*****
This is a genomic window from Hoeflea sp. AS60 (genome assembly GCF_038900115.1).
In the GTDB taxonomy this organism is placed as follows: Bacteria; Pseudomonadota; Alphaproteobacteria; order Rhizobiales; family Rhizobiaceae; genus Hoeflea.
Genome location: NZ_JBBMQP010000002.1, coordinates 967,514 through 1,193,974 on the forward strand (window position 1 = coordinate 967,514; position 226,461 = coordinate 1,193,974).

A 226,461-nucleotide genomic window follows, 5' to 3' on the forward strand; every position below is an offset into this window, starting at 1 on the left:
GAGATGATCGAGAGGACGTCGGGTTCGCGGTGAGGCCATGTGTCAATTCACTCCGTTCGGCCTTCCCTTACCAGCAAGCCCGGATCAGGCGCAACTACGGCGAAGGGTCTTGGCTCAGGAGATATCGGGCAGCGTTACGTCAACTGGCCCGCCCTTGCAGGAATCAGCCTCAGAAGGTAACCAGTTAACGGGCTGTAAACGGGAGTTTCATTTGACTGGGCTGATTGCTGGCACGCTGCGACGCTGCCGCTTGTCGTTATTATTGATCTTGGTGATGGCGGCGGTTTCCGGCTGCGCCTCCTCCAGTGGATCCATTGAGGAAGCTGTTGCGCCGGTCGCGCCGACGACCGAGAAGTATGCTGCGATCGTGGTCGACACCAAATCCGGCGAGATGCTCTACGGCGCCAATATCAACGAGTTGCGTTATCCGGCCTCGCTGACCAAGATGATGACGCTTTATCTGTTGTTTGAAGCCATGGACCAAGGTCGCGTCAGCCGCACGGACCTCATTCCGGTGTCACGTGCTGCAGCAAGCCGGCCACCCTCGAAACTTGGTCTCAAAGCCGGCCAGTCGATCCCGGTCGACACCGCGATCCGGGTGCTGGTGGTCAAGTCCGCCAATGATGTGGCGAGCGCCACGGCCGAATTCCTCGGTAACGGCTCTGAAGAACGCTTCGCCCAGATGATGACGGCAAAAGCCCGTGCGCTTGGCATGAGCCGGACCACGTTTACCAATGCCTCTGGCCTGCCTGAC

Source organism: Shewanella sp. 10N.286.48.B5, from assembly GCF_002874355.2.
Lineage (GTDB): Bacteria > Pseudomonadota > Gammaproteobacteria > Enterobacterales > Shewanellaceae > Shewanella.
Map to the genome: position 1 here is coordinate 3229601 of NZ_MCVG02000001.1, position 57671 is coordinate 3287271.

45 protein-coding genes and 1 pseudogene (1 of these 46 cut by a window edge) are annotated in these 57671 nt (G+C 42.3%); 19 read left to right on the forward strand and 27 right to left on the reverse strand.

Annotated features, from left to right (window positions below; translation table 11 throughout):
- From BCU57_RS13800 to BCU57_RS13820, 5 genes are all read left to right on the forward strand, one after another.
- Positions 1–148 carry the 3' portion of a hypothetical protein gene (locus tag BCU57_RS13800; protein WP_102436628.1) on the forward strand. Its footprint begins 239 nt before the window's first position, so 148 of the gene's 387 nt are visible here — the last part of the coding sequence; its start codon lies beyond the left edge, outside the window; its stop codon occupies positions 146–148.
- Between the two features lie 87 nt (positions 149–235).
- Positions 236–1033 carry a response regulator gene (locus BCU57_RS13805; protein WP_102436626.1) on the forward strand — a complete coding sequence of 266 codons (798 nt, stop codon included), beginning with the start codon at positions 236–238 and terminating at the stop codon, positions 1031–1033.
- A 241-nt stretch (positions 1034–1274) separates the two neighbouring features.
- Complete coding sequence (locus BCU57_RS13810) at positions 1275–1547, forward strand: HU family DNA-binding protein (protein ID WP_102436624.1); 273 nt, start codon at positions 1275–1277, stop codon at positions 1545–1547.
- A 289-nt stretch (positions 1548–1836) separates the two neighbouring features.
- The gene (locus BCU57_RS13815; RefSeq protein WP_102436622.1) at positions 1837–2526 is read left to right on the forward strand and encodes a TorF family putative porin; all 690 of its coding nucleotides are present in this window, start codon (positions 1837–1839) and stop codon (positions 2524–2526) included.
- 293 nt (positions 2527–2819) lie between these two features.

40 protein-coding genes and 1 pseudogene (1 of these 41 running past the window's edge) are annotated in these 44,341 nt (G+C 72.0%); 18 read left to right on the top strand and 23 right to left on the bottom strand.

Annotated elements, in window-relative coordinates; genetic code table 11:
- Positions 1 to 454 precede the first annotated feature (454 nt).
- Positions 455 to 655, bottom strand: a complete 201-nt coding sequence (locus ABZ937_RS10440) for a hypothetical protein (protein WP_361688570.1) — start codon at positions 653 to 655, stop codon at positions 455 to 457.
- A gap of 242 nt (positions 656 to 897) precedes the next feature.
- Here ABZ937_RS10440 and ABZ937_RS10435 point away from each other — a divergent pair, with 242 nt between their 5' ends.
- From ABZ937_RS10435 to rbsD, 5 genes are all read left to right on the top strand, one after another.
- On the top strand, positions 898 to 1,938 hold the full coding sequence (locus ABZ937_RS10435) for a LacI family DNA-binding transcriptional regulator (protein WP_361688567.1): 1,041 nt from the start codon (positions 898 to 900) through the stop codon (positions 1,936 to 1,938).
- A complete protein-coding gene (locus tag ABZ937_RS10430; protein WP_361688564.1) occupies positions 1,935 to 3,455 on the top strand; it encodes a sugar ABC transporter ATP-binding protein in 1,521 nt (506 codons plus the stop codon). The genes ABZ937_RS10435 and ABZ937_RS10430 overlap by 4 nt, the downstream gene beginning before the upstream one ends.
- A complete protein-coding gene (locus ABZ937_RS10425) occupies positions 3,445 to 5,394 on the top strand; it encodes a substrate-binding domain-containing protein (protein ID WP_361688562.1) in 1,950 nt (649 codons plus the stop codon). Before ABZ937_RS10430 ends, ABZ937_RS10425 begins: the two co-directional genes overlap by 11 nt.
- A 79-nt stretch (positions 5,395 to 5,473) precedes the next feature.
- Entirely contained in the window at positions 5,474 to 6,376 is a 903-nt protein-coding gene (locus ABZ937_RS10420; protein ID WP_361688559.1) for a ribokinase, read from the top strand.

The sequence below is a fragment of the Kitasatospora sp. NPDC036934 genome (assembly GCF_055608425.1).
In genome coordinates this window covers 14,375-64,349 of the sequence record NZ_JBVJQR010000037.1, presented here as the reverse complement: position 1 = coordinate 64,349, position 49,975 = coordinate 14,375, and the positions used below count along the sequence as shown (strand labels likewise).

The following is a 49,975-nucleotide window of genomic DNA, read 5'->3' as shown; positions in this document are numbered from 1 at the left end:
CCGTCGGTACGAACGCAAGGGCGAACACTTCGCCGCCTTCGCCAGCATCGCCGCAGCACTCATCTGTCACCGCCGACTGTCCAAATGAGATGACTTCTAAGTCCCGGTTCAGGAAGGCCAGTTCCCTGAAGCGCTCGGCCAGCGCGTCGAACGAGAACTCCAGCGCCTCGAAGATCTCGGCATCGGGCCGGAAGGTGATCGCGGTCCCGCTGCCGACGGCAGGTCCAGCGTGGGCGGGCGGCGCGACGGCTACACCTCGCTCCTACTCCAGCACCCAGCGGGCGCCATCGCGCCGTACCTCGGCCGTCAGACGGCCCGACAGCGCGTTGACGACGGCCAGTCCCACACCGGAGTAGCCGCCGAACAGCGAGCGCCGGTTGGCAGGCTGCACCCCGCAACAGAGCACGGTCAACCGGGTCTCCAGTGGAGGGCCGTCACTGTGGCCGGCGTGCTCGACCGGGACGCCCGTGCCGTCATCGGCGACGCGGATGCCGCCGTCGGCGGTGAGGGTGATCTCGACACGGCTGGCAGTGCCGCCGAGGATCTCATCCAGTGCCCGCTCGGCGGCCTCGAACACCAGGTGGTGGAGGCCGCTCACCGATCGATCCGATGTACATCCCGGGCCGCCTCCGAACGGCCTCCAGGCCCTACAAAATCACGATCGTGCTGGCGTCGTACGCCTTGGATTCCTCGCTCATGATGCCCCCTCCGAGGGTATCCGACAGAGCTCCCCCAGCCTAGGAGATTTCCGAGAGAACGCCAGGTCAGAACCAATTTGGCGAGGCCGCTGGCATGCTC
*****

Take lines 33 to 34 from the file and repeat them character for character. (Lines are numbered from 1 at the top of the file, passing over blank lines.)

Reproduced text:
In genome coordinates this window covers 14,375-64,349 of the sequence record NZ_JBVJQR010000037.1, presented here as the reverse complement: position 1 = coordinate 64,349, position 49,975 = coordinate 14,375, and the positions used below count along the sequence as shown (strand labels likewise).

The following is a 49,975-nucleotide window of genomic DNA, read 5'->3' as shown; positions in this document are numbered from 1 at the left end: